Monday, 17 July 2017

Crash Bandicoot N. Sane Trilogy ★★★★☆


The original Crash Bandicoot came out the day before my 11th birthday, just under 21 years ago... scary thought. It shot Naughty Dog, these days known for the Uncharted series and The Last of Us, into the big leagues. At the time Crash Bandicoot changed the standard of what platform games could do. No longer just going left to right, but now into and towards the screen. This may seems silly now, but in 1996 we were still waiting for Mario 64.


While we've had a lot of HD remasters, for the newer gen consoles, they've mostly just been slight upgrades to textures and framerates. Crash N. Sane Trilogy has been remade from the ground up. Looking comparable to high budget CGI animated movies and yet somehow still feels familiar, like there was no gap in time. Crash faceplants N. Sanity Beach and, a happy, nostalgia kicks in as he shakes himself off and you run into the jungle, jumping and spinning your way through, picking up apples and smashing boxes. Ahh, the 90's.

Vicarious Visions, Best known for making Skylanders ports and the port of Doom 3 for the Xbox, went all out and not only remade the original, but also Crash 2 and Crash 3: Warped. Coco, who was introduced in Crash 2 (but not playable until the third game, and only during certain stages), is now a playable character for all three games, changing things up slightly.

Obviously there has been a lot of improvements to character models and animation, yet they manage to keep it respectable to the original aethstetic. All the original idol and comedic death animations remain. Levels have been massively overhauled. Where a green texture once passed for grass at the side of a stage, is now fully modelled grass and foliage. Dynamic lighting and shadows are used to create, and sometimes change, the mood of a level, along with some new weather effects. The small touch of footprints in the sand (and snow) was welcomed. (Something Infamous: second son didn't do... not that I look for these things...).


The analogue stick can now be used for movement (Crash out dates the Dualshock controller) but I often found myself reverting back to the D-pad for more accuracy, jumping box to box or across gaps, in some of the more precarious sectionsCounter to this, there are now extra Checkpoint boxes throughout the levels. Usually placed before and after trickier parts. Dying multiple times from a Checkpoint will now get you an Aku Aku mask, to aid you. The Bonus Stage save system has been replaced with a more forgiving Autosave and the game seems more generous with the amount of Extra Lives you’ll pick up, in general.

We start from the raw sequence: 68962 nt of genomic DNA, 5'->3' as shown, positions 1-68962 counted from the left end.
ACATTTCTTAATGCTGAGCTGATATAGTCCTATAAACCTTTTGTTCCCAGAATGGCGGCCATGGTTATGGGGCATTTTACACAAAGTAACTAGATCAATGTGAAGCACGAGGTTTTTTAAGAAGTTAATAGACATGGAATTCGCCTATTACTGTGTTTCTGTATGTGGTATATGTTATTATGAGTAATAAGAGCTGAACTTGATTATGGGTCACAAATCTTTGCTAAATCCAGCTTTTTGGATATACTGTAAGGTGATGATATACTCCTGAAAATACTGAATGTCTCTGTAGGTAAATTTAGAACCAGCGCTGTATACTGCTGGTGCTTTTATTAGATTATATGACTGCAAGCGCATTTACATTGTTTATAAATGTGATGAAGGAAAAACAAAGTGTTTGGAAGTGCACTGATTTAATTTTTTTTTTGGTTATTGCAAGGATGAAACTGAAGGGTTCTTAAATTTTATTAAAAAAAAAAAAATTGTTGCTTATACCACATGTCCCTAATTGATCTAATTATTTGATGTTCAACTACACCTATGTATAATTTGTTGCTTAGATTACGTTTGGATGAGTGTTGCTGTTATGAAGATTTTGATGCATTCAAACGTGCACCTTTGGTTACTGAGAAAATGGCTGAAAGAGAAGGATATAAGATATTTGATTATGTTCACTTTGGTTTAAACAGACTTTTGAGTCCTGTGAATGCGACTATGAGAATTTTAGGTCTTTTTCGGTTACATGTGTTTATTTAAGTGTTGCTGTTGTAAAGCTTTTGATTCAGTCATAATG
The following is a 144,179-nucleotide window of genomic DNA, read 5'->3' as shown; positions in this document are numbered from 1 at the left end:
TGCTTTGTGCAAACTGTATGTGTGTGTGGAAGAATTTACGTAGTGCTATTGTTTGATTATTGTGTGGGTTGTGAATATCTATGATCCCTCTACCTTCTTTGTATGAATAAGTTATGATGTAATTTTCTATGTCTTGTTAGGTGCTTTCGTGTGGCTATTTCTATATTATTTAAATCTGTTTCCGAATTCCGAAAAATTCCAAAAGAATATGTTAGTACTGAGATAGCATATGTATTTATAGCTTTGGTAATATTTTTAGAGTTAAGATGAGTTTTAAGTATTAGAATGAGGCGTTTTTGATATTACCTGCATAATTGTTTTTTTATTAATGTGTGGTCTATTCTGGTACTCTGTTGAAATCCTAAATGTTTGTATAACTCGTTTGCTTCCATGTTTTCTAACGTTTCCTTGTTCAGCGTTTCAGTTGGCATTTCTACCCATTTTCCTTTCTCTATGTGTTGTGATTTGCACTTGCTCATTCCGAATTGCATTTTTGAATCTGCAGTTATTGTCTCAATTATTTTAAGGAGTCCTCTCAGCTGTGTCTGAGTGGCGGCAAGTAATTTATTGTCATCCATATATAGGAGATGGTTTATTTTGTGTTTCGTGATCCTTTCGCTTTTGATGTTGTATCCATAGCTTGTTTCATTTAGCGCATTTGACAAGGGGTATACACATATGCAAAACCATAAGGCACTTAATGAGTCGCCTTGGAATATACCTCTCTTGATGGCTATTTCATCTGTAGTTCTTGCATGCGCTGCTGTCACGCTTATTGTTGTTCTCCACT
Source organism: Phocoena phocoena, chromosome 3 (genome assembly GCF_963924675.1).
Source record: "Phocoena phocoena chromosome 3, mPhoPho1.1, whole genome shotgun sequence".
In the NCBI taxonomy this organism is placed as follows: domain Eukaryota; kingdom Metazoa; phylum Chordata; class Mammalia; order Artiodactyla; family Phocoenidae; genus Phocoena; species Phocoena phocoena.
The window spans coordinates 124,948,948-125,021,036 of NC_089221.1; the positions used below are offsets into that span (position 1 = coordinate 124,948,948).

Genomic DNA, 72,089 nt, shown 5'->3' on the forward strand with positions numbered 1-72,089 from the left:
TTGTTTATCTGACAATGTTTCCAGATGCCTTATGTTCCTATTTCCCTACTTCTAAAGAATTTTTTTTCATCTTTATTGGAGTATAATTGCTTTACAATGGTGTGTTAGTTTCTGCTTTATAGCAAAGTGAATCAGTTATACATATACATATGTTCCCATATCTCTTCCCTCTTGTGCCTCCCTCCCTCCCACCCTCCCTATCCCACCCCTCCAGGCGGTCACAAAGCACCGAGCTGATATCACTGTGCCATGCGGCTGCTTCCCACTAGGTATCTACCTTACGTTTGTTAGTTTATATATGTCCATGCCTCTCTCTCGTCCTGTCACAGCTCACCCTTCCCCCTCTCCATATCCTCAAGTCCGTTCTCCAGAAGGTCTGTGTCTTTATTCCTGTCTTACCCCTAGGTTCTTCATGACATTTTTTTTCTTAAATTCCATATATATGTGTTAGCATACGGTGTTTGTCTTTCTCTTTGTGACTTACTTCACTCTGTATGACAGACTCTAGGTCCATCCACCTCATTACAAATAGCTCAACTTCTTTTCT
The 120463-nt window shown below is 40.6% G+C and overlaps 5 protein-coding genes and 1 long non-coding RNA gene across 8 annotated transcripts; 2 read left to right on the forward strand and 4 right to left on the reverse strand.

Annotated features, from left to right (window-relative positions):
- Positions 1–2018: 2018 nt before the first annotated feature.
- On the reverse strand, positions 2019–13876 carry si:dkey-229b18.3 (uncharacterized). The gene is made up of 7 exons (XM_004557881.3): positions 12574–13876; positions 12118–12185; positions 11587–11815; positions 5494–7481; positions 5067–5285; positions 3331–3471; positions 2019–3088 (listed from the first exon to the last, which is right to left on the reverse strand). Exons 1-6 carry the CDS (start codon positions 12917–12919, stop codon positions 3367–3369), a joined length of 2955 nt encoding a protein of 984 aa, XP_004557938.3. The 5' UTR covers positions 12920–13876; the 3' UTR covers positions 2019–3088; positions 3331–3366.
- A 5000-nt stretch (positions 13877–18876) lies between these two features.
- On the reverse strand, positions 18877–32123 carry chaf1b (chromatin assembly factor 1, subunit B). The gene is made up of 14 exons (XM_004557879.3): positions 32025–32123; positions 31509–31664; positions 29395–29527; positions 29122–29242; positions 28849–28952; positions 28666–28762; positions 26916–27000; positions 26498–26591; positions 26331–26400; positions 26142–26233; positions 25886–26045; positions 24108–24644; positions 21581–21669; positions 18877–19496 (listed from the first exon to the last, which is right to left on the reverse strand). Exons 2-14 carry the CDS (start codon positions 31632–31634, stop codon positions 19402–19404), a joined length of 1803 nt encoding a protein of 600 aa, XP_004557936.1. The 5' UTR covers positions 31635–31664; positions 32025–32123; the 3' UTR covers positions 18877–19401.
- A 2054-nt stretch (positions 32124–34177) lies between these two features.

The game (on base PS4) runs at 1080p and mostly holds to its 30FPS (frames per second). While the PS4 Pro runs at a higher 1440p, so not quite 4k, and holds the frame rate with ease. The PS4 Pro also has a few other little touches, like, better shadows and some extra lighting occlusion tricks. Both versions look great, though. While everything I've said is positive, there are a few small things that let it down.

An old teaser trailer had the game running at 60FPS. This would have been nice for both the animation and responsiveness to controls, but I guess it was scaled back due to technical limitations.
The playstation originals also ran at 30FPS, so maybe it was also to keep the feel of that.

There is a lot of loading screens... A lot. These aren't CryEngine long, (looking at you, Prey), only around 8-15 seconds. The title screen needs to load, you press start and then it loads again so you can pick which game you want to play... and then that loads.... Then you're loading between levels and the hub world. This doesn't affect the game play, but can get slightly tedious.


Collision detection (and hitboxes) can be an issue at times, often missing the edge of a platform, getting hit by an enemy or stage trap, to no fault of your own. Most basic of all, Crash will sometimes have a problem doing something as simple as jumping on top of a wooden box. One of the main things you’ll be doing a lot of in this game. While the game is great for fans of the originals, like myself, I'm not sure how a newer audience will accept it. This is a 20 year old platform game and plays like one. For good and bad.

Bring on a Remake of Spyro, next, please.
★★★★☆

Bryan Wyatt


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